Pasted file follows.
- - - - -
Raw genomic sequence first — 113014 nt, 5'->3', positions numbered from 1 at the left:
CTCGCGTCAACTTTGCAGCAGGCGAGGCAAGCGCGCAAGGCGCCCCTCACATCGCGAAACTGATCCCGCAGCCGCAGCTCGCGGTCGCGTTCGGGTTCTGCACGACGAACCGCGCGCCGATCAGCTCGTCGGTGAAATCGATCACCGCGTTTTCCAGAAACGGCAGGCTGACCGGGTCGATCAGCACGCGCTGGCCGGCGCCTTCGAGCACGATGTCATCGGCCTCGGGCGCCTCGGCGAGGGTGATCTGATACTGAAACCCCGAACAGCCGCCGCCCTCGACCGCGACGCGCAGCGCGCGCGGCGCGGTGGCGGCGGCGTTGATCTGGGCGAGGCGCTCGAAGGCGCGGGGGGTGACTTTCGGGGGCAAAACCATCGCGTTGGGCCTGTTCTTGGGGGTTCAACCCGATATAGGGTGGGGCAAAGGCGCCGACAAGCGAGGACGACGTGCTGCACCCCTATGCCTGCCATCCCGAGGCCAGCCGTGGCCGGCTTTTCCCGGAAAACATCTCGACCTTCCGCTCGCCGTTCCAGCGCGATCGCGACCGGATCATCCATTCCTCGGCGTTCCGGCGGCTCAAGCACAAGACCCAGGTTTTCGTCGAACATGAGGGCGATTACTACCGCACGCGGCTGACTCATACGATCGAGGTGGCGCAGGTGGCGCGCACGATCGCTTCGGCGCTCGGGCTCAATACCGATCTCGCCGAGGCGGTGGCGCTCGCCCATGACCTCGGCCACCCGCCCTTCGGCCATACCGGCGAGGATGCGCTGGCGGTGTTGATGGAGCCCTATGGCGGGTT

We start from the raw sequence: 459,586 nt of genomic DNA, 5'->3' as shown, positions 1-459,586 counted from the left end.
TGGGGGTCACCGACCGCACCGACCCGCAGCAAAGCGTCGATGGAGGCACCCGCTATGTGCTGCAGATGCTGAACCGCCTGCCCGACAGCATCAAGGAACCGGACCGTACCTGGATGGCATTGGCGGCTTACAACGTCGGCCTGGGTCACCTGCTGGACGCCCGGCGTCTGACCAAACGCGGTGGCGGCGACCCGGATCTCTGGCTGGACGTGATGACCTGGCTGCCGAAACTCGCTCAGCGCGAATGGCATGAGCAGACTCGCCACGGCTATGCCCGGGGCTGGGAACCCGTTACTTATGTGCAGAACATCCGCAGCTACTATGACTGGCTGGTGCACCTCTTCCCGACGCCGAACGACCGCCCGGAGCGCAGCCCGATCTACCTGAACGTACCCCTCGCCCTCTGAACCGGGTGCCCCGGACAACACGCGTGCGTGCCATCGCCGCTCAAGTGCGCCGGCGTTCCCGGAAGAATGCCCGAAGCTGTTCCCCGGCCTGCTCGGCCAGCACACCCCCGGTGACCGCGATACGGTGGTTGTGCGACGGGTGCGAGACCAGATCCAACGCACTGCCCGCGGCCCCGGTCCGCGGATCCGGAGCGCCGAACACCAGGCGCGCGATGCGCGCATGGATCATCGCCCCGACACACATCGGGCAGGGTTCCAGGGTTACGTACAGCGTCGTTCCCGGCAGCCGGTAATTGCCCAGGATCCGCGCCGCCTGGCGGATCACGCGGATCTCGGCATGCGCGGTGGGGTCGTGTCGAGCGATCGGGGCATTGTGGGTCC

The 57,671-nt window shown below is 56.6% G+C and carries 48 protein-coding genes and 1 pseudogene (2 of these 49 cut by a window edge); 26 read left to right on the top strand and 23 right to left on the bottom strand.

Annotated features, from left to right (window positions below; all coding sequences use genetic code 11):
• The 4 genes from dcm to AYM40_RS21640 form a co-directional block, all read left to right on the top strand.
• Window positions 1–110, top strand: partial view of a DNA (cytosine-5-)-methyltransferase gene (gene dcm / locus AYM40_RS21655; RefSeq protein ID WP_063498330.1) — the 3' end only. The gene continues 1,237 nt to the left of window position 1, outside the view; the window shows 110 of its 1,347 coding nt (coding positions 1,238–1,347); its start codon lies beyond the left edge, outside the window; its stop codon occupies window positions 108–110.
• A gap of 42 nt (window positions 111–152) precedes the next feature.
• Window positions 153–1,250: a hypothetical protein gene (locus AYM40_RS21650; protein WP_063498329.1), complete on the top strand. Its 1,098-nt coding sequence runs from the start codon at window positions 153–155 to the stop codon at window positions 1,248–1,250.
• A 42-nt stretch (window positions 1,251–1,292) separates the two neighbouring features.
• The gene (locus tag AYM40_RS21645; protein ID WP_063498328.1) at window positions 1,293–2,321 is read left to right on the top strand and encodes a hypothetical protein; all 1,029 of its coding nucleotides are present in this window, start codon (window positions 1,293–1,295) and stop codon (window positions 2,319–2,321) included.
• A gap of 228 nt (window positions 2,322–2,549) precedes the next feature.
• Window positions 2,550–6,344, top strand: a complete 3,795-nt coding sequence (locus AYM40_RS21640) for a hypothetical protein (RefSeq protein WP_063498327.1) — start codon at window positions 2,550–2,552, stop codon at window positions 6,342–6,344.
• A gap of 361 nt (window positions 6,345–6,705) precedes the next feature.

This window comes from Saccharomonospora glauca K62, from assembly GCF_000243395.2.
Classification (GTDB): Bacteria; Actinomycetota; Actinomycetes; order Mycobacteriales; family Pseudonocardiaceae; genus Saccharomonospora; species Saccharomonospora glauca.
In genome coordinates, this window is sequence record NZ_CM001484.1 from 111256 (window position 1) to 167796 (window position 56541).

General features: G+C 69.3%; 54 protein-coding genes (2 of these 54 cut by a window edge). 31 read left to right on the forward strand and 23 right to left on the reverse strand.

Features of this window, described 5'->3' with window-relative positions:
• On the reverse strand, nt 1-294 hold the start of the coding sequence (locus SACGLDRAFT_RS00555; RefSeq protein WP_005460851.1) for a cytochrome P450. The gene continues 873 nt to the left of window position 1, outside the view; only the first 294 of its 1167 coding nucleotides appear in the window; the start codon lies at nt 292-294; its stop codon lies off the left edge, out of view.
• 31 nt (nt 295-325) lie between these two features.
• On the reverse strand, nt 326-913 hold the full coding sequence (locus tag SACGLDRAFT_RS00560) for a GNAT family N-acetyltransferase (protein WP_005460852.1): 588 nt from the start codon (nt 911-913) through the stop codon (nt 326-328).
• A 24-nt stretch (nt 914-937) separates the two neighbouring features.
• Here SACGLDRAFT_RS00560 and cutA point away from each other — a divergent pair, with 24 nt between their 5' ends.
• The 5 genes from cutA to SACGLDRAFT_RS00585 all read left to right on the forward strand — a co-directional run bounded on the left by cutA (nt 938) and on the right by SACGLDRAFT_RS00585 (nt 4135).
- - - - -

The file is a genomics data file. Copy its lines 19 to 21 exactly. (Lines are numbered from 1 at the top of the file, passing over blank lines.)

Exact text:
General features: G+C 69.3%; 54 protein-coding genes (2 of these 54 cut by a window edge). 31 read left to right on the forward strand and 23 right to left on the reverse strand.

Features of this window, described 5'->3' with window-relative positions:
• On the reverse strand, nt 1-294 hold the start of the coding sequence (locus SACGLDRAFT_RS00555; RefSeq protein WP_005460851.1) for a cytochrome P450. The gene continues 873 nt to the left of window position 1, outside the view; only the first 294 of its 1167 coding nucleotides appear in the window; the start codon lies at nt 292-294; its stop codon lies off the left edge, out of view.